Once again, none of this was earth shattering, but the kids are out doing it. I hope they continue riding and racing. The sport is not easy, especially if you’ve never ridden a mountain bike before, like most of the team. I hope fans and parents support the team in its efforts. I also hope they, themselves, see their improvements and appreciate how challenging their chosen path is. I hope they find pride in their efforts and keep pushing themselves.
One little gem I can throw in to tie these two stories together; Contado said, after serving the ban he did not feel he deserved, then winning the tour of Spain, “I do not race to shut people’s mouths, I race because it gives me pleasure.” I hope the team finds the pleasure and joy in racing and keeps at it.
Be safe, have fun. I’m going riding.
I’m watching the second stage of the USA Cycling Challenge on my laptop while I write this. Don’t tell my daughter, but I will know the results long before I turn on the big-screen tonight. Today, some of the very best cyclists in the world are riding a road I pedaled back in June, over Blue Mesa and past the reservoir before the first sprint point in Gunnison. I’m planning my weekend, as the race will cruise near Allenspark, through Lyons and into Boulder on Saturday. The race concludes in Denver on Sunday. Thanks to NBC, the whole world will see some of the amazing terrain we get to see all the time. Wouldn’t it be nice if the world got to see our little piece of Paradise?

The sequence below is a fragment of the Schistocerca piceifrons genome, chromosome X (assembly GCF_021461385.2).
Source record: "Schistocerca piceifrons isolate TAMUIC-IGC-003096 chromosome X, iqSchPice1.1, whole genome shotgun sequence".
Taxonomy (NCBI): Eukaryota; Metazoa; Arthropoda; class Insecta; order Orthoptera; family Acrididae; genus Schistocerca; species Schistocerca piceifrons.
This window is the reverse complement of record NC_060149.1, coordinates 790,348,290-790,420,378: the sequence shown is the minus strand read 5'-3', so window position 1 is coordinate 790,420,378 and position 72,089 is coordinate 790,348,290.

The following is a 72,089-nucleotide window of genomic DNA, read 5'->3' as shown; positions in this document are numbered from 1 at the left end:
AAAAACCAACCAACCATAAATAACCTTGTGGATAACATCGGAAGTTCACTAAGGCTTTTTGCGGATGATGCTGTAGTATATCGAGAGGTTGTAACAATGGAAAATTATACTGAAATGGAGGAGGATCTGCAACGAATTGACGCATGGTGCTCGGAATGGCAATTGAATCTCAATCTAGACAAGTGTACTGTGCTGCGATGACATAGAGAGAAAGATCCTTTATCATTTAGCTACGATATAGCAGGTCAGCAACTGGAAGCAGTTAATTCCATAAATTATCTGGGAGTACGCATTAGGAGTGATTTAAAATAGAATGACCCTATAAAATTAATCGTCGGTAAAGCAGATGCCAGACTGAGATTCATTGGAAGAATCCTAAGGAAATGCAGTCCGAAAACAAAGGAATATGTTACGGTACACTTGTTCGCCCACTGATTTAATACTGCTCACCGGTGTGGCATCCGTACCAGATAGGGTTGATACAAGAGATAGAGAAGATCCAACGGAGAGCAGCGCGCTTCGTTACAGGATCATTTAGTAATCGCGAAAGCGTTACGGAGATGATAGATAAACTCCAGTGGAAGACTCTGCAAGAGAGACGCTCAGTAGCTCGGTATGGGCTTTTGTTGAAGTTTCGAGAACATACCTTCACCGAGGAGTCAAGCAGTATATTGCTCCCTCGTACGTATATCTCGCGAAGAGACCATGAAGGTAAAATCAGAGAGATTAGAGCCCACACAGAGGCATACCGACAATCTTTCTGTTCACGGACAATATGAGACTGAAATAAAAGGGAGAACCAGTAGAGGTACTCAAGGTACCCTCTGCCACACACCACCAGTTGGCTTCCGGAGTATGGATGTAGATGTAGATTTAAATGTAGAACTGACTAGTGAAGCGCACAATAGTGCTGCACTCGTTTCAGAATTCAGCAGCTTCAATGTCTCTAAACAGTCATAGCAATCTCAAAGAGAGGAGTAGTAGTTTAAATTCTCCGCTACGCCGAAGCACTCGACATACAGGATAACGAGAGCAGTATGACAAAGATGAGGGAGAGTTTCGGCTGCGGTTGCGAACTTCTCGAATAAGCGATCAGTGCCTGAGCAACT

Local cycling enthusiasts would love to lure the race through Estes Park for 2013, I among them. I realize that our little town probably doesn’t have the money to host a start or a finish, but wouldn’t it be nice just to have some of the fittest athletes on earth come cruising through, bringing fans and fan dollars with them?
There’s more. My mother-in-law will occasionally sit down and watch broadcasts of the Tour de France, not because she’s any kind of cycling fan, but because the cameras often pan to show a wider view of the area the riders a racing through. During these broadcasts, she and my daughter will say, “we really need to go there.” With NBC beaming images of Colorado to 200 countries, I’m pretty sure some family, somewhere, will express the same thing. That could lead to more visitors.